Our monthly theme for June is the “Great Outdoors”, and it seems that we’ve been more enjoying the great outdoors than writing about it. So, to help rectify the dearth of in-depth coverage, today we’ll take a look at Indianapolis’ oldest park, Military Park.

1910s view of the shelterhouse and flowers (Bass Photo Co Collection, Indiana Historical Society) Shelterhouse and walks (Bass Photo Co Collection, Indiana Historical Society)
1910s photos of the shelterhouse, gardens, and park walks (Bass Photo Co Collection, Indiana Historical Society)

Military Park is located south of New York Street, west of West Street. In use since the time of the first settlers, the park was sited just outside the original Mile Square owing to its origin as the city militia camp and drill grounds. Land within the Mile Square would not have been available for the general use of the militia’s training needs since it was already platted and being sold. Still owned by the Federal government in the earliest days of the city, it was not until 1827 that the land was transferred to the state of Indiana specifically for use in training the militias.

The “Military Ground” (also known as “Military Reservation”) held the earliest documented Indianapolis Independence Day celebration in 1822. During the 1830s and 40s, the militia drilled for involvement in the Indian wars. Most notably, the ground was an encampment for 300 Indiana militia before heading to Chicago during the Blackhawk War in 1832. It was also during the mid-1830s that the Central Canal was dug through Indianapolis, about a block east of the Military Ground. A feeder branch canal ran along the southern edge of the grounds. With the bankruptcy of the State, work on the canal stopped in 1839.

1852 map of Indianapolis
1852 map of Indianapolis. Note the canals and a basin located around what would become Military Park. (Library of Congress)

By the 1850s, the Military Reservation was being used more and more as a park for the city’s citizens. In 1852, the first Indiana State Fair was held on the grounds. Exhibit halls and animal stalls were constructed around the park for the fair. They were temporary structures, since the Fair circulated among cities around the state in the years before railroad construction made it possible to travel easily to the capital every year. Military Park was used again for the State Fair in 1855, but when the Fair returned to the city in 1857, it was located in what would become Camp Morton (and now the Morton Place neighborhood).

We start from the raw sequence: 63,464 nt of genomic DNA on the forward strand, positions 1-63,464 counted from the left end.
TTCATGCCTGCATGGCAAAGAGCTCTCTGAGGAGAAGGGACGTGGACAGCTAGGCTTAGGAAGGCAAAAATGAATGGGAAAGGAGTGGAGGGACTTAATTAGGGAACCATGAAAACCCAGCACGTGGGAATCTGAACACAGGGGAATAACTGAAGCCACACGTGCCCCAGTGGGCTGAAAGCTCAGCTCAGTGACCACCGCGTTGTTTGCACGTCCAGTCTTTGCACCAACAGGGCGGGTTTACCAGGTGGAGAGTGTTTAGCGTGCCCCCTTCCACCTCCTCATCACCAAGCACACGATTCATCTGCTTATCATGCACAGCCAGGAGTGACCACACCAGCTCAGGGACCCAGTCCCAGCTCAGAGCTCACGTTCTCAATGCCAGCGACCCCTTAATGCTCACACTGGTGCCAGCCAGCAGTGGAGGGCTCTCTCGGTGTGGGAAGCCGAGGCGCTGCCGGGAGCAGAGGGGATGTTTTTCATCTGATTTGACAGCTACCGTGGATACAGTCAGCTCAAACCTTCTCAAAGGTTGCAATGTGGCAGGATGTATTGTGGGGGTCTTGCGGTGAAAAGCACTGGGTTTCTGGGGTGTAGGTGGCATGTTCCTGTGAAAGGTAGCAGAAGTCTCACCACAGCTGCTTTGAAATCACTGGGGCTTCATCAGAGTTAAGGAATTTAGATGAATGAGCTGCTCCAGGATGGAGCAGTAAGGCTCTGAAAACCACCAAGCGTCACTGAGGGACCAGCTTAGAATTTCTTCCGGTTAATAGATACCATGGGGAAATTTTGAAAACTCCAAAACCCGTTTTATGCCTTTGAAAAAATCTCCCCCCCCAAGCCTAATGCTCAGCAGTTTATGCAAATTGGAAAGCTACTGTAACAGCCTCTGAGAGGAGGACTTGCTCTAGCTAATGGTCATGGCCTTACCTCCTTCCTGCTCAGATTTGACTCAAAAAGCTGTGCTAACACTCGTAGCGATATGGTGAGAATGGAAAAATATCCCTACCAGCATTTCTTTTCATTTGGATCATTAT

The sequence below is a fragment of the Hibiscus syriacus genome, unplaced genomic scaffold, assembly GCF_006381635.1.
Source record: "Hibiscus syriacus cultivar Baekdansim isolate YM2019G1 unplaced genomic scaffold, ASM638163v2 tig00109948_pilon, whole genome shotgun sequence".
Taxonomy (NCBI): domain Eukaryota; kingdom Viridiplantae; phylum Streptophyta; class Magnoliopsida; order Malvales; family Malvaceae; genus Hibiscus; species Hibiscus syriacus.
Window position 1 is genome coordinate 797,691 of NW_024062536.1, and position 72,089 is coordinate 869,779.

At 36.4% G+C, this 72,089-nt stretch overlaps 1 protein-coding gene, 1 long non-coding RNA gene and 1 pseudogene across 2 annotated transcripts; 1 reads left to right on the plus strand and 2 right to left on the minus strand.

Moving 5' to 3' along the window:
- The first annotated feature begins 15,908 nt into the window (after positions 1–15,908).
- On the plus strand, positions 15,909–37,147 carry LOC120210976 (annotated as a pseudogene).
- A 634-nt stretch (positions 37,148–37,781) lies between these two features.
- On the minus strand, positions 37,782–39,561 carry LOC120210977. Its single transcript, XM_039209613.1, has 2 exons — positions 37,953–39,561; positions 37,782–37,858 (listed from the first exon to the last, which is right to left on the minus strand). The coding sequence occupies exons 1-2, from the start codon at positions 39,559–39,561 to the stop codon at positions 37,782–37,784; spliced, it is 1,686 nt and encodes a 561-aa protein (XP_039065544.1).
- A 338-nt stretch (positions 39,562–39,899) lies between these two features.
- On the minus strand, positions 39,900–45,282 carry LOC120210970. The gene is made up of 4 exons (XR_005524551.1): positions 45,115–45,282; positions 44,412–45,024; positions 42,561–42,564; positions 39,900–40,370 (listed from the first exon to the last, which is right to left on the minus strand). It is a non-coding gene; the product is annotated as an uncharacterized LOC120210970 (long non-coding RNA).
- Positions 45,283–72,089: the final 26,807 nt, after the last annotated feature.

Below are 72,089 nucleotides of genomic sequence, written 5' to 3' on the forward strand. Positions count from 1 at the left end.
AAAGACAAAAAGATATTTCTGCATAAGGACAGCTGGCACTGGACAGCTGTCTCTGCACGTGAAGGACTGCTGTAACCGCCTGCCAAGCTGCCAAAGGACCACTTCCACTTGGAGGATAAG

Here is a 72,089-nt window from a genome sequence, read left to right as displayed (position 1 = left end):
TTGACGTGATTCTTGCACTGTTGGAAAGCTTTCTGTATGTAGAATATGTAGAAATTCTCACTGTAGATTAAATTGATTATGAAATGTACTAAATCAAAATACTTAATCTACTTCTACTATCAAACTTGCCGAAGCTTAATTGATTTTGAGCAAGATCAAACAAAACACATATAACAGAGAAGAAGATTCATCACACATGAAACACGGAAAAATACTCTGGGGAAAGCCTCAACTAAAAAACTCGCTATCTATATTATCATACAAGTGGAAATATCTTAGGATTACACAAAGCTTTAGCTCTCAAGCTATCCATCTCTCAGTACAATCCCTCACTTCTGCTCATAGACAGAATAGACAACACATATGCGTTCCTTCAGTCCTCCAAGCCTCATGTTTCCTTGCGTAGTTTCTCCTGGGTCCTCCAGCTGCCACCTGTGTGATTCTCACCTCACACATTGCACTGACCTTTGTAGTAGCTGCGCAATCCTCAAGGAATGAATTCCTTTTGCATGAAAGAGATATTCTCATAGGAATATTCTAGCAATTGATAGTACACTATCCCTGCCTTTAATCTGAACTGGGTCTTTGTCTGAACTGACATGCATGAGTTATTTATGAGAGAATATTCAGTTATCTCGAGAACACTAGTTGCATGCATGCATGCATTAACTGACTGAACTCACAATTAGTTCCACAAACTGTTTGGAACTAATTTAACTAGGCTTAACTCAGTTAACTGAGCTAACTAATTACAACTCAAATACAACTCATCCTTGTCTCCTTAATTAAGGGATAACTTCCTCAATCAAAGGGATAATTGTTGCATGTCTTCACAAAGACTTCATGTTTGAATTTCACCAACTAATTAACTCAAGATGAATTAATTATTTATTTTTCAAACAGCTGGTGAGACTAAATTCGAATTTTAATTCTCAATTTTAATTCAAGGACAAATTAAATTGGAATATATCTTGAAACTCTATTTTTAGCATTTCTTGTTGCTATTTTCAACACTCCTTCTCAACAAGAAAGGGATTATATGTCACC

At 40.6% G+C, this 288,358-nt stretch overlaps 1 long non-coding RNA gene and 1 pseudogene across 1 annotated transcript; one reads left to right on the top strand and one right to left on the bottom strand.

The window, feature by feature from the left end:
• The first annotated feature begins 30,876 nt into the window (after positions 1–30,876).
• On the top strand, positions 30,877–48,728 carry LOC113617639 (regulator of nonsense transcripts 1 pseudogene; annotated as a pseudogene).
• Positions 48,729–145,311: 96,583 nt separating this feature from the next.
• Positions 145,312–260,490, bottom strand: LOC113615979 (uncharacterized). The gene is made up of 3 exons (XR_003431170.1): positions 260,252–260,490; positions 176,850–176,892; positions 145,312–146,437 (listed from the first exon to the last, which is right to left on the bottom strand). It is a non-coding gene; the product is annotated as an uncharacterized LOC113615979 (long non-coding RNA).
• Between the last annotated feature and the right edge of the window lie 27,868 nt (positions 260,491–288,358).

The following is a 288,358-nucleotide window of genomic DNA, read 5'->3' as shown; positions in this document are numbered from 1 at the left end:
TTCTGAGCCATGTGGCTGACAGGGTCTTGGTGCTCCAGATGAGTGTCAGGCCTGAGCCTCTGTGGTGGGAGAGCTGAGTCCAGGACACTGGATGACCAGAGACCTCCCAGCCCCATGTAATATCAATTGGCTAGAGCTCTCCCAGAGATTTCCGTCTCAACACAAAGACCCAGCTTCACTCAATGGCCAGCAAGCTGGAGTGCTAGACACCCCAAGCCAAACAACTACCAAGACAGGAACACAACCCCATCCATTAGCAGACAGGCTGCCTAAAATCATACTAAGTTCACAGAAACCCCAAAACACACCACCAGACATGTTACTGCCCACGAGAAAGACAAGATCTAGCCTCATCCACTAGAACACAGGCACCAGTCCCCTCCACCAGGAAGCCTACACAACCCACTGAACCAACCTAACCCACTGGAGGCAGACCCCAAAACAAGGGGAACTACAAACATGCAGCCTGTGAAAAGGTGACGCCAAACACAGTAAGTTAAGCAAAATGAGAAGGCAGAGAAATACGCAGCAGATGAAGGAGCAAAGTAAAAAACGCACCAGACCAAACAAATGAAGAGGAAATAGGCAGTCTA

Map of the 1852 state fair (Bass Photo Co Collection, Indiana Historical Society)
Map of the 1852 State Fair, north is to the right (Bass Photo Co Collection, Indiana Historical Society)

With the outbreak of war in 1861, the Military Ground was the mustering ground for the first regiments of Indiana volunteers, and Governor Morton named the ground Camp Sullivan in honor of the 13th Indiana’s Colonel Jeremiah Sullivan. In May 1861, the Indiana troops were honored with an inspection by General George McClellan. Through the Civil War, the camp was used as a marshalling ground for troop movements, likely because of its relative proximity to the Union Depot and the railroads in general. The constant coming and going of soldiers devastated the park ground by the end of the war.

Following the close of the war, the campground was restored for use as a park (I am not certain, but I think no militia training continued after the War). The person who led the restoration was the well-known Indianapolis philanthropist George Merritt, founder of George Merritt & Company, a woolen goods manufacturer located on West Washington Street. It was through his efforts that Military Park gained its Victorian park accoutrements: a large rock fountain in the center, surrounded by a badge-shaped set of walks.

Fountain with patients from the National Surgical Institute (Bass Photo Co Collection, Indiana Historical Society)
1890s photo of patients from the National Surgical Institute in front of the Military Park Fountain (Bass Photo Co Collection, Indiana Historical Society)

1910 photo of the fountain (Indiana Historical Society)
1910 photo of the fountain (Indiana Historical Society)